Uh oh… You just got some praise for organizing the pages, but an unfortunate side effect just happened. Remember the URLs? I am sure you do. When we moved the pages, we also changed the URLs that the pages are assigned to. For example, the New page now responds to the following URL:
So what happens now when someone visits the original URL? Unfortunately, unless you are handling broken links gracefully – which you can do – your visitor will be met with an HTTP 404 Page Not Found Error, like shown in the screen shot below.
This is not a desired result. This is especially true of websites that are forward-facing, where search engines may be pointing potential visitors (customers) to the page. A better option would be to tell the search engine where the page has moved to.
There is a way to prevent this. When you decide to change your page organization in such a way, you shouldn’t simply move your pages. Instead, create new pages where you want to move the existing pages. Use all of the same meta data and settings that you were using in the original pages. Next, “move” all of the modules from the original page, to the new page. You can do this by viewing the Module Settings page for each module, using the Actions Menu. Once there, expand the Page Settings section, and then expand the Advanced Settings section. Finally, choose the page you just created in the dropdownlist for the Move to Page setting. Click Update to save your changes.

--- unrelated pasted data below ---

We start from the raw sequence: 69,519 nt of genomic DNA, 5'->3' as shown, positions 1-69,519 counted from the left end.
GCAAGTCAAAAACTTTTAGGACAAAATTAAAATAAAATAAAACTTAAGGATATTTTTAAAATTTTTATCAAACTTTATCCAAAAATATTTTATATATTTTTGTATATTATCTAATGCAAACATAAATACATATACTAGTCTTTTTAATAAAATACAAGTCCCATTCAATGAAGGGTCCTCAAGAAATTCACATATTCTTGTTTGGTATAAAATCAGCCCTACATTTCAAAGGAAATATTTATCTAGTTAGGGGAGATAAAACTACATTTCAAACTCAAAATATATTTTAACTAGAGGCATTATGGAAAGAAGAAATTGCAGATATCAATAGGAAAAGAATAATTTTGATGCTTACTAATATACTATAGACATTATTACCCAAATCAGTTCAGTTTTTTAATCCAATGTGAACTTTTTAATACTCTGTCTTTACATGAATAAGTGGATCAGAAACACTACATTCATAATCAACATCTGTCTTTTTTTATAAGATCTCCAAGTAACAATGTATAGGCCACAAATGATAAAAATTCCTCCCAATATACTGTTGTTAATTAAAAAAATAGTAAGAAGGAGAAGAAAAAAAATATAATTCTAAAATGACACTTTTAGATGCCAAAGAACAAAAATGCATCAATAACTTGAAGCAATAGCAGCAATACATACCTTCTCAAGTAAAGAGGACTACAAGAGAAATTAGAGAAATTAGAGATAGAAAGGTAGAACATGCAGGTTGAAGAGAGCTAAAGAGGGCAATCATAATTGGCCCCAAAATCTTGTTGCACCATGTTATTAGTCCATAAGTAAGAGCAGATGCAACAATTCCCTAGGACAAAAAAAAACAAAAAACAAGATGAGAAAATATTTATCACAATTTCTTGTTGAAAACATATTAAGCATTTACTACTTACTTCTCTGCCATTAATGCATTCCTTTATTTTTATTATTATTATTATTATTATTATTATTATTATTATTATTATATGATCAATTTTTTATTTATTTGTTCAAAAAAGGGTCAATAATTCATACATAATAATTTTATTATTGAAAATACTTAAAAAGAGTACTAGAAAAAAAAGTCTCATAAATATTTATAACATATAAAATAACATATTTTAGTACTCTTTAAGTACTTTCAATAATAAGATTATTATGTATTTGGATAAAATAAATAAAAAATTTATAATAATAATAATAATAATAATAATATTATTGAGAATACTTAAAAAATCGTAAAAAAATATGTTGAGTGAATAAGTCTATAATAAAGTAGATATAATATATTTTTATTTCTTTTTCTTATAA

In know… That setting is pretty buried. It’s a feature that’s rarely used in most installations though – so it’s okay. ;)
Once you have all of your modules moved to the new page, we will need to point the old page to the new one, and remove it from the menu. Why? Well, we need to remove it from the menu because we don’t need it there any longer. This will give the appearance that we did indeed physically move the page. Then, we need for the old page to point to the new one for anyone that might be linking to it, including search engines.